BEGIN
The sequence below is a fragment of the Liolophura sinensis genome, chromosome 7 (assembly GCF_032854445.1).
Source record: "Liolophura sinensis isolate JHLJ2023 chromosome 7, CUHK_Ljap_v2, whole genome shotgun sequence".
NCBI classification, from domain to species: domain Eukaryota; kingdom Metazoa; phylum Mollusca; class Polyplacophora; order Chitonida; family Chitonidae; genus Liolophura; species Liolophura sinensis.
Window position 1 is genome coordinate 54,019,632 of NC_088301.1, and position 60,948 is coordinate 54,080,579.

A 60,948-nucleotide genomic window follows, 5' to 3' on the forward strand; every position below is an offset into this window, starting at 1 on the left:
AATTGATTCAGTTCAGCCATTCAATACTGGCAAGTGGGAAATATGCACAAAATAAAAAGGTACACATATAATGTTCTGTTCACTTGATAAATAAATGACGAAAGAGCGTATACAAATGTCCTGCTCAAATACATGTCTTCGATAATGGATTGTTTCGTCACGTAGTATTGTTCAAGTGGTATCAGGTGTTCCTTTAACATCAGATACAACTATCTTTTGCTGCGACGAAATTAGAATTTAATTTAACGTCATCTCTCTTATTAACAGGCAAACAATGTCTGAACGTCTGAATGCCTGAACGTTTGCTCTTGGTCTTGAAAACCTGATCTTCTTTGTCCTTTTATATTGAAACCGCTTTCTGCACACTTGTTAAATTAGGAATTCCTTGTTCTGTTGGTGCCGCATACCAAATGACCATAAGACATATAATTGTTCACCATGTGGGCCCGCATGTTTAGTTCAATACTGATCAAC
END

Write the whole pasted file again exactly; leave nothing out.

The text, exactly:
The sequence below is a fragment of the Liolophura sinensis genome, chromosome 7 (assembly GCF_032854445.1).
Source record: "Liolophura sinensis isolate JHLJ2023 chromosome 7, CUHK_Ljap_v2, whole genome shotgun sequence".
NCBI classification, from domain to species: domain Eukaryota; kingdom Metazoa; phylum Mollusca; class Polyplacophora; order Chitonida; family Chitonidae; genus Liolophura; species Liolophura sinensis.
Window position 1 is genome coordinate 54,019,632 of NC_088301.1, and position 60,948 is coordinate 54,080,579.

A 60,948-nucleotide genomic window follows, 5' to 3' on the forward strand; every position below is an offset into this window, starting at 1 on the left:
AATTGATTCAGTTCAGCCATTCAATACTGGCAAGTGGGAAATATGCACAAAATAAAAAGGTACACATATAATGTTCTGTTCACTTGATAAATAAATGACGAAAGAGCGTATACAAATGTCCTGCTCAAATACATGTCTTCGATAATGGATTGTTTCGTCACGTAGTATTGTTCAAGTGGTATCAGGTGTTCCTTTAACATCAGATACAACTATCTTTTGCTGCGACGAAATTAGAATTTAATTTAACGTCATCTCTCTTATTAACAGGCAAACAATGTCTGAACGTCTGAATGCCTGAACGTTTGCTCTTGGTCTTGAAAACCTGATCTTCTTTGTCCTTTTATATTGAAACCGCTTTCTGCACACTTGTTAAATTAGGAATTCCTTGTTCTGTTGGTGCCGCATACCAAATGACCATAAGACATATAATTGTTCACCATGTGGGCCCGCATGTTTAGTTCAATACTGATCAAC